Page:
Blog on the Run: Reloaded

Thursday, August 13, 2009 8:20 pm

Reality gap

Filed under: We're so screwed — Lex @ 8:20 pm

I qualify as an economics expert, if, by “expert,” one means, “someone who can generally balance his checkbook each month with the help of some very sophisticated proprietary software.” So maybe I’m not even qualified to ask this question. But because one of the big rules of journamalism is that there’s no such thing as a stupid question, I’ll ask anyway.

Let’s say there’s this bank. And let’s say that in its report to the SEC for the quarter ending June 30, the bank reports that the actual market value of loans on its books is $22.8 billion less than what the company’s books say they’re worth. Let’s further say that shareholder equity in this bank is — oh, let’s be generous and say $18.7 billion.

So if not for the accounting gimmickry — current rules don’t require bank directors to value such loans accurately until the underlying losses are considered “probable,” even if, as Bloomberg’s Jonathan Weil dryly notes, that time comes long after the losses are foreseeable — our bank would be worth … um, eight minus seven, borrow a one, subtract the eight … looks like negative $4.1 billion.

My question is: Why is this bank still in business? How is this not like Wile E. Coyote running off the edge of the cliff and continuing to run … until his feet stop moving and he looks down?

Since I’ve already got my hand up, I’ll also ask: Is this sort of thing common?

And, not for the first time in my life, I’m sorry I asked:

While Regions may be an extreme example of inflated loan values, it’s not unique. Bank of America Corp. said its loans as of June 30 were worth $64.4 billion less than its balance sheet said. The difference represented 58 percent of the company’s Tier 1 common equity, a measure of capital used by regulators that excludes preferred stock and many intangible assets, such as goodwill accumulated through acquisitions of other companies.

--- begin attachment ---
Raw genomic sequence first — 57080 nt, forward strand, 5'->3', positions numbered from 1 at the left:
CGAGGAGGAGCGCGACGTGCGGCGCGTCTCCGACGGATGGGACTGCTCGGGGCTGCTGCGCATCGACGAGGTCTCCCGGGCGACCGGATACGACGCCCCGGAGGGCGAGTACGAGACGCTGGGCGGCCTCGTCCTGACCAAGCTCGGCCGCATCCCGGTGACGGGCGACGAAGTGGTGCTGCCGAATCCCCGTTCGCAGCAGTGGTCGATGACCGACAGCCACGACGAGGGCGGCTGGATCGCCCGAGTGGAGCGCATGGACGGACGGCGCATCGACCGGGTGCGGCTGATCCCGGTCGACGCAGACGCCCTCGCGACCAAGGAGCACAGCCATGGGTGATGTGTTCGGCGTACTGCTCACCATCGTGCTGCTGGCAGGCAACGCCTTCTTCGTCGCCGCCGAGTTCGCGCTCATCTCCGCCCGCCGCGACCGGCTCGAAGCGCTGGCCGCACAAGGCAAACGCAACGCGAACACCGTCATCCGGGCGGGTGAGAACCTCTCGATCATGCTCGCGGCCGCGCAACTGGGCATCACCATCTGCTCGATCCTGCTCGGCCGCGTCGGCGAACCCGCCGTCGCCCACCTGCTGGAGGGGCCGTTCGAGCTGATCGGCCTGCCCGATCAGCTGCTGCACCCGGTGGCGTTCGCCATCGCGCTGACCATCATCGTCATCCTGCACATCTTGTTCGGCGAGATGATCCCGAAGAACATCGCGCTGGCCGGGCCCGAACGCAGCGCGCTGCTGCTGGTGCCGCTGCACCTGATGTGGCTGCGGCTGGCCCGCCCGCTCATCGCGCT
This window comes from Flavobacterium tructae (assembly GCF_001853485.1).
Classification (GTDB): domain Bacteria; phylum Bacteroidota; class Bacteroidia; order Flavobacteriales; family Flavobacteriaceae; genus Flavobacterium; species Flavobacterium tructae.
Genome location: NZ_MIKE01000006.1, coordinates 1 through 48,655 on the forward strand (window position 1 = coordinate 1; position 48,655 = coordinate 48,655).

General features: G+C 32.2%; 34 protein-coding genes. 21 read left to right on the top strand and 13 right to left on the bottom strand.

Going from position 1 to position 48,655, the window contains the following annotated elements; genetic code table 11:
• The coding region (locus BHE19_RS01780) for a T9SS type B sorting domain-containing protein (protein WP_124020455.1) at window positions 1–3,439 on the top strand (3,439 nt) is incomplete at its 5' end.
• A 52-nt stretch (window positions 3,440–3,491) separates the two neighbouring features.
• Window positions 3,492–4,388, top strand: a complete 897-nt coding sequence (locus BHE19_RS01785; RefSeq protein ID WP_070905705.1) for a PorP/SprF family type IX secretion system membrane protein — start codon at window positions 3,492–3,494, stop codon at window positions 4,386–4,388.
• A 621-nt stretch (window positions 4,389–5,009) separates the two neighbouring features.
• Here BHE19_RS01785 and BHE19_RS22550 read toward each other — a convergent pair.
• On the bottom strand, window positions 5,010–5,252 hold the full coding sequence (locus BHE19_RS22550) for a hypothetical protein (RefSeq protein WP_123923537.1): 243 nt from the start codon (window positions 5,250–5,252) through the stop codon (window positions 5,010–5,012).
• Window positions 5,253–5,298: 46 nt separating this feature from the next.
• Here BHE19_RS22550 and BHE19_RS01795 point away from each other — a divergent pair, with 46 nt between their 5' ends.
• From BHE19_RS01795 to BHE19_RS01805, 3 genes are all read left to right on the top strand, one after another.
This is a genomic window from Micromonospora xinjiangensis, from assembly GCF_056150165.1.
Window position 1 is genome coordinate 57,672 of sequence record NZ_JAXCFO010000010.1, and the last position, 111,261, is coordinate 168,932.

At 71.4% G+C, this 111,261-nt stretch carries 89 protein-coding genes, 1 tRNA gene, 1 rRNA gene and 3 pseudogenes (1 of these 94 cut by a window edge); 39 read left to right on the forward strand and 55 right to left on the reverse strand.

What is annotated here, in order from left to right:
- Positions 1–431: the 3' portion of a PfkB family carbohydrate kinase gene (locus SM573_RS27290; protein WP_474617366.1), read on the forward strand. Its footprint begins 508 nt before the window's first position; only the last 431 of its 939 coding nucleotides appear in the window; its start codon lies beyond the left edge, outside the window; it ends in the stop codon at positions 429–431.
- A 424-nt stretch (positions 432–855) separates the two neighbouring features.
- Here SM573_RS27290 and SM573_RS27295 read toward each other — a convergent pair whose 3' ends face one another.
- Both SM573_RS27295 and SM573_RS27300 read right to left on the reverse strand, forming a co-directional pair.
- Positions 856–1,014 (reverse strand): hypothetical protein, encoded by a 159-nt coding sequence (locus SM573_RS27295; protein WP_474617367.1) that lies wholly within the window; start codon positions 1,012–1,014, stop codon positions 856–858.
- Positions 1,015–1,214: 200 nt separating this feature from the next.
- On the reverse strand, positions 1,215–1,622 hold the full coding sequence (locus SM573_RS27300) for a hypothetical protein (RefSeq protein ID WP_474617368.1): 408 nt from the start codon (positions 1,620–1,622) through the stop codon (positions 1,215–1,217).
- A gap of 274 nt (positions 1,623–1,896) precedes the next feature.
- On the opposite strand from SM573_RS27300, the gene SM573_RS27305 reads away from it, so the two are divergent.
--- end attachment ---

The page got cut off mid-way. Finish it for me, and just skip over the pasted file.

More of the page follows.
Wells Fargo & Co. said the fair value of its loans was $34.3 billion less than their book value as of June 30. The bank’s Tier 1 common equity, by comparison, was $47.1 billion.

The disparities in those banks’ loan values grew as the year progressed. Bank of America said the fair-value gap in its loans was $44.6 billion as of Dec. 31. Wells Fargo’s was just $14.2 billion at the end of 2008, less than half what it was six months later. At Regions, it had been $13.2 billion.

Other lenders with large divergences in their loan values included SunTrust Banks Inc. It showed a $13.6 billion gap as of June 30, which exceeded its $11.1 billion of Tier 1 common equity. KeyCorp said its loans were worth $8.6 billion less than their book value; its Tier 1 common was just $7.1 billion.

And unfortunately, it’s not just the big banks, either:

Another useful data point is the disclosure on the total Level 3 Asset Exposure at March 31, 2009. Compliments of the FASB, over $650 billion in “assets” are being marked-to-model, and most likely overestimate the true worth of these assets by about 50%. That’s $300 billion in hot air on the banks’ balance sheets.

I’d really, really like to believe that these numbers do not mean we’re screwed, particularly inasmuch as Bank of America and Wells Fargo/Wachovia employ a lot of people in this state. But Rule 5 of investigative reporting is do the math, and the corollary to Rule 5 is that when the math doesn’t add up — and you know your own (lack of) math skills aren’t the reason — there’s almost never a benign explanation.

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